Of the seven pitchers who appeared in relief, only two logged multiple innings, and they had far different results. 

Castillo was absolutely filthy, striking out the side on just 11 pitches (10 of which were strikes, six looking) in the fifth and then inducing three routine groundouts – on a total of five pitches – in the sixth.  He was stinkin’ great.

Feliz, however, struggled in his three frames.  As he was warming up, I wrote in my notes the word “SICK” and underlined it and underlined it and underlined it.  The velocity and the ease with which he gets the ball up there are spellbinding.  But he had trouble locating, issuing three walks and throwing, by my count, five breaking balls in the glove-side dirt and to the backstop.  It wasn’t his night.

Grant Gerrard rifled Beavan’s second pitch off the big righthander’s right foot, which created a resounding “thud” (fortunately not a resounding “crack”) before the ball bounded all the way back to the third base dugout.  Beavan satisfied coaches and trainers that he was OK to stay on the mound, and he proceeded to induce a 6-4-3 double play and a fly to left to quickly end his lone inning of work.

Pimentel flashed a good-looking curve and kept his fastball down.  He was solid.

Font is more stunning to watch than Feliz.  There’s more effort in his delivery than in Feliz’s (which makes him no different from any other pitcher), but the explosion of his fastball would make you giddy even if he were 22, rather than 17.  His results weren’t spectacular last night (he walked his first two batters, though he did pick off the first, Andres James, with a very good move before throwing his first pitch to the second, Casey Benjamin), but when Mauro Gomez stepped in as the third batter to face Font, I found myself praying for a 6-4-3 so that “Macumba” (catcher Leonel de los Santos) wouldn’t have to face Font (who must carry nearly twice Macumba’s weight) on what by then was about a 55-degree night.  But Gomez singled sharply to right, and Macumba swung at four straight pitches, making contact the final three times, ultimately flying out to right. 

Perez, a short but athletic lefthander who at age 16 has a ton of poise on the mound, retired the side in order in the top of the ninth with a varied assortment, and Neil Ramirez, displaying a big, sharp curve to offset his plus fastball, had some command issues but was helped out by left fielder Miguel Alfonzo, who handled a Tim Rodriguez single cleanly and fired a one-hop rope to the plate to gun down Johan Yan by 10 feet.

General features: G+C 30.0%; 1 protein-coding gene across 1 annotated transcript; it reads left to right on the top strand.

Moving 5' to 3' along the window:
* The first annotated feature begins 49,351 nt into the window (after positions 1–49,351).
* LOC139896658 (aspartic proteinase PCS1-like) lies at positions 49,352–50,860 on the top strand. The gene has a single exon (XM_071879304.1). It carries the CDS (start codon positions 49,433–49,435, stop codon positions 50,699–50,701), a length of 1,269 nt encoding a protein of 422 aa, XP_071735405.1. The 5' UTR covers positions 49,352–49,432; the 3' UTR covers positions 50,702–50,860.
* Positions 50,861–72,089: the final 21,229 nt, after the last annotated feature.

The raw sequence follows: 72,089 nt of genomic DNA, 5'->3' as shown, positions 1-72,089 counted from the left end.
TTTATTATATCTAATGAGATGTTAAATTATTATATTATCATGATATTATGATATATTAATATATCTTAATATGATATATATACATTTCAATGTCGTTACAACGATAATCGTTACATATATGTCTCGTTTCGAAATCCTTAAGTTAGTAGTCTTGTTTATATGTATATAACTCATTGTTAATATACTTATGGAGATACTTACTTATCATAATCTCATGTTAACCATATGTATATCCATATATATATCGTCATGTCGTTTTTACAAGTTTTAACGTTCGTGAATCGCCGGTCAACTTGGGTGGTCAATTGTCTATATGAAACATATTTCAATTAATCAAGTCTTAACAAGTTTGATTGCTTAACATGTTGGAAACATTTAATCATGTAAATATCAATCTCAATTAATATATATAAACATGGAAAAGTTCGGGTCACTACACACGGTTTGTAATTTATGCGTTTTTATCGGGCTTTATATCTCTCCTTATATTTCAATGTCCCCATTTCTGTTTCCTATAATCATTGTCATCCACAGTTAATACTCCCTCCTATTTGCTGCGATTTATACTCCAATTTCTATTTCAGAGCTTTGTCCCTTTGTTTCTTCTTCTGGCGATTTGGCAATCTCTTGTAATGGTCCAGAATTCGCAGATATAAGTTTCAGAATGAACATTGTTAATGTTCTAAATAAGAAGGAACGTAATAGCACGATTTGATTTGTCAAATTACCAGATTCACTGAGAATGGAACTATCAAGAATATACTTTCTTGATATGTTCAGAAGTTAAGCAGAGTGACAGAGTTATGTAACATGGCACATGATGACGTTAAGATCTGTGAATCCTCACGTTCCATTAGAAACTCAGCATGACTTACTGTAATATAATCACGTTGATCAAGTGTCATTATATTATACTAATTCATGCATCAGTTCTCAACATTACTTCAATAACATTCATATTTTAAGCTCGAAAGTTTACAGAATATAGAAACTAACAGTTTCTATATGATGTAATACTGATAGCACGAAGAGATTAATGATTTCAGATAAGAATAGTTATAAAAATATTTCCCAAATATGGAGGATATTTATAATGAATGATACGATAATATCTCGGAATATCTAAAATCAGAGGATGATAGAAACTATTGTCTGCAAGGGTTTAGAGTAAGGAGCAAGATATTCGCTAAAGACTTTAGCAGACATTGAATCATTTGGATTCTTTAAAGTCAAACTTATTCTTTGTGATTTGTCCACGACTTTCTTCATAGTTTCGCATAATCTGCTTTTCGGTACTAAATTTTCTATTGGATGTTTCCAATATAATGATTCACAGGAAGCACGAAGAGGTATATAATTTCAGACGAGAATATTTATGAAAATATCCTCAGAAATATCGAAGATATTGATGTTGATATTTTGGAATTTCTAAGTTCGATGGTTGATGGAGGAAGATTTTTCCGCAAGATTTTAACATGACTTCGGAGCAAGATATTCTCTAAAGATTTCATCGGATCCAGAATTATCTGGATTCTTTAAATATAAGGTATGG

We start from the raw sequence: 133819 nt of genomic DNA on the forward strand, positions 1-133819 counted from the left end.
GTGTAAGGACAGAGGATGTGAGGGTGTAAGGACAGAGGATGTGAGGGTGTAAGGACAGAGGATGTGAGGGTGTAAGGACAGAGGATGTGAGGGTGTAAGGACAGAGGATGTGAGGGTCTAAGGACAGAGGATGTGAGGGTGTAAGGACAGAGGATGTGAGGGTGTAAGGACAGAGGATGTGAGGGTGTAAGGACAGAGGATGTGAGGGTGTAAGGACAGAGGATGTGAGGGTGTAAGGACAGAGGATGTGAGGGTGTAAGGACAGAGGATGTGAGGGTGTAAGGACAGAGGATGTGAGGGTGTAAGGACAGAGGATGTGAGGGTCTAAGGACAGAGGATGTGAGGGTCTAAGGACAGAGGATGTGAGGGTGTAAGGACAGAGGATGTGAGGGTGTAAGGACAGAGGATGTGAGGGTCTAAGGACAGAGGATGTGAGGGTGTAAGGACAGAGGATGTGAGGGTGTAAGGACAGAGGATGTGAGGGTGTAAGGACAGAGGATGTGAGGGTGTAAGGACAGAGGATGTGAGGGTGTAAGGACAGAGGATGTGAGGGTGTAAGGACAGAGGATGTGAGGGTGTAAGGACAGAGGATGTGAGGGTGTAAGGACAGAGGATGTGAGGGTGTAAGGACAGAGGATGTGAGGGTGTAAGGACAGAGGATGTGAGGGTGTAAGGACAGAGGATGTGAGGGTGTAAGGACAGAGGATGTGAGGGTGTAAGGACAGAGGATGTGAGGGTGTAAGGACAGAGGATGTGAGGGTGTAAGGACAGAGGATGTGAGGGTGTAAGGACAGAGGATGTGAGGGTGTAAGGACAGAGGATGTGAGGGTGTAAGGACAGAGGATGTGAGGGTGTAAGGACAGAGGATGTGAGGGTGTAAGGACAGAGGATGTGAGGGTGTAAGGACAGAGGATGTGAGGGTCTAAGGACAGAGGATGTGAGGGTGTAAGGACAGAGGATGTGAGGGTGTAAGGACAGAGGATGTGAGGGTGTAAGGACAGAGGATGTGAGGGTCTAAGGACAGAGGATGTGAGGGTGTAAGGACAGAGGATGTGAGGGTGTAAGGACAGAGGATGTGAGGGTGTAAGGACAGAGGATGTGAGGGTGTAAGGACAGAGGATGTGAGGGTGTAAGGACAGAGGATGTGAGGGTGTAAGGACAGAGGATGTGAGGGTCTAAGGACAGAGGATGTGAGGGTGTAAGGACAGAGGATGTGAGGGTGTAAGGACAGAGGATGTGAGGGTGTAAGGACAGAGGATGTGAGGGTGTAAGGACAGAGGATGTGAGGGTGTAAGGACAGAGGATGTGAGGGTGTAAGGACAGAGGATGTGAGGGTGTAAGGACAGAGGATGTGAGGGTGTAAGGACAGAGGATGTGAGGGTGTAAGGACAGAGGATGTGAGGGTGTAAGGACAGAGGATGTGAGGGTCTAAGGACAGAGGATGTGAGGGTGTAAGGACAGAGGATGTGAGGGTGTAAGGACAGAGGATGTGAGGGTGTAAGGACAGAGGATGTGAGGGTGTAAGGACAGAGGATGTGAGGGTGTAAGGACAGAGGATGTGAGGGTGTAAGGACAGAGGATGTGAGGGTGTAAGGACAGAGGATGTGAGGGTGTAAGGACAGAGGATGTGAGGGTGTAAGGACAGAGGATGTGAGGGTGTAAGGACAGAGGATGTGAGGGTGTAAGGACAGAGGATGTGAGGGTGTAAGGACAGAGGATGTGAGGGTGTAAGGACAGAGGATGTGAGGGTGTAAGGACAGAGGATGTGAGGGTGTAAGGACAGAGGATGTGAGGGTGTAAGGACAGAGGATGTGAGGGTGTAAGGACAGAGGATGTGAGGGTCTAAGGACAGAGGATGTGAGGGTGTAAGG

In the couple times I’ve seen Alfonzo play, in October at Fall Instructs and this week in camp, he’s done something good every time.  For me, Miguel Alfonzo is the new Butch Davis (the old Red-Shoed Rangers outfielder, not the football coach).

Beltre and Andrus, opponents last night, were trash-talking from in front of opposing dugouts just before game time.  Those two guys are magnetic.

Watching Pina work behind the plate is worth the price of a ticket.

Tim Smith just hits.

Joaquin Arias still has some pop in his bat.

I hate the drive from Houston to Dallas.  But there’s that moment, about 30 minutes from home, when the Downtown Dallas skyline emerges in the distance, and even though you know there’s a ways to go, and probably some irritating traffic along the way, it’s still a bit of an adrenaline rush to see home on the horizon.  That’s what I thought of when I saw the look in Thomas Diamond’s eye yesterday afternoon, as he’d just gotten finished throwing a 30-pitch simulated game, his first work against hitters swinging bats in about a year.  He threw lots and lots of strikes (including every one of his curves), and while a good number of them were hit squarely, you wouldn’t know it from the smile on his face after his outing was complete.  A return to full action is still down the road a bit, but I think Diamond saw the skyline yesterday.

Which is a bit different from what I saw last night.  Diamond, if all goes well, will be in the big leagues before Fabio Castillo and Wilmer Font and Derek Holland, but as Diamond’s path back to full strength and, ultimately, to Arlington progresses, there’s an armada forging ahead a ways back, deep in numbers and heavy on power. 

The Rangers, I feel comfortable saying, have never had this big a swarm of high-ceiling pitchers in the system at one time.  Last night I was fortunate enough to see a lot of them in one place, and at one time, with no risk of choosing the wrong way to look. 

The siege is underway, and even if they won’t all move at the same pace, the Rangers’ fleet of young arms moves in a unified direction, toward us.

You can read more from Jamey Newberg at